Image via Edwin Indira Waskita
There’s a fascinating image that has stuck with me ever since, years ago, I read the sci-fi novel Goodbye and Thanks For All the Fish (the fourth installation in the series the Hitchhiker’s Guide to the Galaxy.) In the novel, author Douglas Adams describes a four-walled house turned inside out. If you entered the house, you found yourself ‘outside’ in a green space, complete with lawn, benches and walking paths. If you exited the house, you found yourself ‘inside’ in a far less desirable place Adams termed the Asylum. Continue reading
Aren’t they cute?
One of the many things I love about gardening is working alongside my many fuzzy, buzzing friends. Faithfully arriving on the job each morning, they give way in a single mass to hover just next to my hands as I carefully reach down into the garden. Sometimes, I’ve been brave (or stupid) enough to pet one of the downy creatures, and they’ve allowed me to stroke their velvety fur. Feeling the tiny vibrations of all that industrious activity never ceases to amaze me. Continue reading
“Sometimes the best thing you can do is…. nothing. –Oliver Kellhammer, Ecological Artist
There’s a lesser-known field of botany called the study of ruderal plants, or plants that grow on waste ground, ruins or rubble. Borne by birds, wind or other animals, the weed-like species are the first plants to colonize lands disturbed by wildfires, avalanches, construction and other ecological disasters. Self-sowing in abandoned areas, the hardy plants take root, demonstrating what Mother Nature can create when left to her own devices. Continue reading
Last week, the French did something truly revolutionary. They passed a law banning grocery stores from throwing away or destroying unsold food. The landmark legislation, which went into effect last Wednesday, February 3, makes France the world’s first country to ban food waste by supermarkets. Continue reading
Photo tweeted by Astronaut Scott Kelly 1/16/16
Anyone who has seen The Martian will remember the scene where astronaut Mark Watney succeeds in growing potatoes and the joy he experiences in knowing he has learned to cultivate plants to survive. Well, it turns out that crew members aboard the International Space Station (ISS) have been growing plants, too, in an actual ‘space garden’. Now, with its debut of the first-ever flower grown in space, NASA takes a giant leap forward in developing methods that will provide astronauts with a sustainable source of safe food, making the possibility of missions to Mars no longer a dream of the future. Continue reading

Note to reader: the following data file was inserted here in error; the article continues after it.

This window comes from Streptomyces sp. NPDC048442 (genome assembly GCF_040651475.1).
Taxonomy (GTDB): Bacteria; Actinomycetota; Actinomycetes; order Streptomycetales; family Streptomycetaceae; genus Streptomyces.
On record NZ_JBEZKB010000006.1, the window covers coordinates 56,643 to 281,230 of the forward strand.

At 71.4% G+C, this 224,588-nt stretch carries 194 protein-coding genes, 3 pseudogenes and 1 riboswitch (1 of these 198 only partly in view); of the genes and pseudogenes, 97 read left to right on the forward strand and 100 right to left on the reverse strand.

Slifka Beach House/tlcf.org.
There’s a small but beautiful photographic exhibit currently on view at Washington, D.C.’s National Building Museum entitled The New American Garden: The Landscape Architecture of Oehme, van Sweden. It’s a fascinating look back at the careers and influence of revolutionary landscape architects Wolfgang Oehme (1930-2011) and James van Sweden (1935-2013), whose collaborative work challenged the American concept of the structured, well-manicured lawn. Continue reading
Over the past few decades, we’ve come to expect perfection from our fruits and vegetables while patronizing grocery stores and markets that sell only the most beautiful of produce. But have you every wondered what happens to perfectly edible fruits and vegetables that are misshapen, blemished or discolored? It turns out these less desirable items are rejected from the very start, plowed under by farmers before they can ever reach the market. Continue reading
Image credit: Linköping-University
In a jolt to rose lovers and plant enthusiasts worldwide, scientists have created the first ‘cyborg’ rose. A living flower, it is powered entirely by electronics. This marks the first time a plant’s biological circuitry has been successfully merged with an electrical circuit, opening the door to a future where plants may be optimized by electronics instead of by genetic engineering. Continue reading
If our planet ever goes to ruin, it’s good to know there’s a place squirreling away the world’s seeds. Known as the Svalbard Global Seed Vault, it lies enveloped in a thick coat of permafrost just north of the Arctic Circle. Here in an icy vault just a few hundred miles from the North Pole, duplicates of over 1.5 million of the world’s seeds are being stored in the largest secure seed storage facility of its kind. Continue reading
It turns out that steel mills can be farms, too. And this fall, the world’s largest indoor vertical farm for leafy greens and herbs is slated to open in just such a place in Newark, New Jersey. Measuring 69,000 square feet, the project is the brainchild of AeroFarms, an aeroponics company whose mission is to grow locally flavorful, safe and healthy food in a sustainable and socially responsible way. Continue reading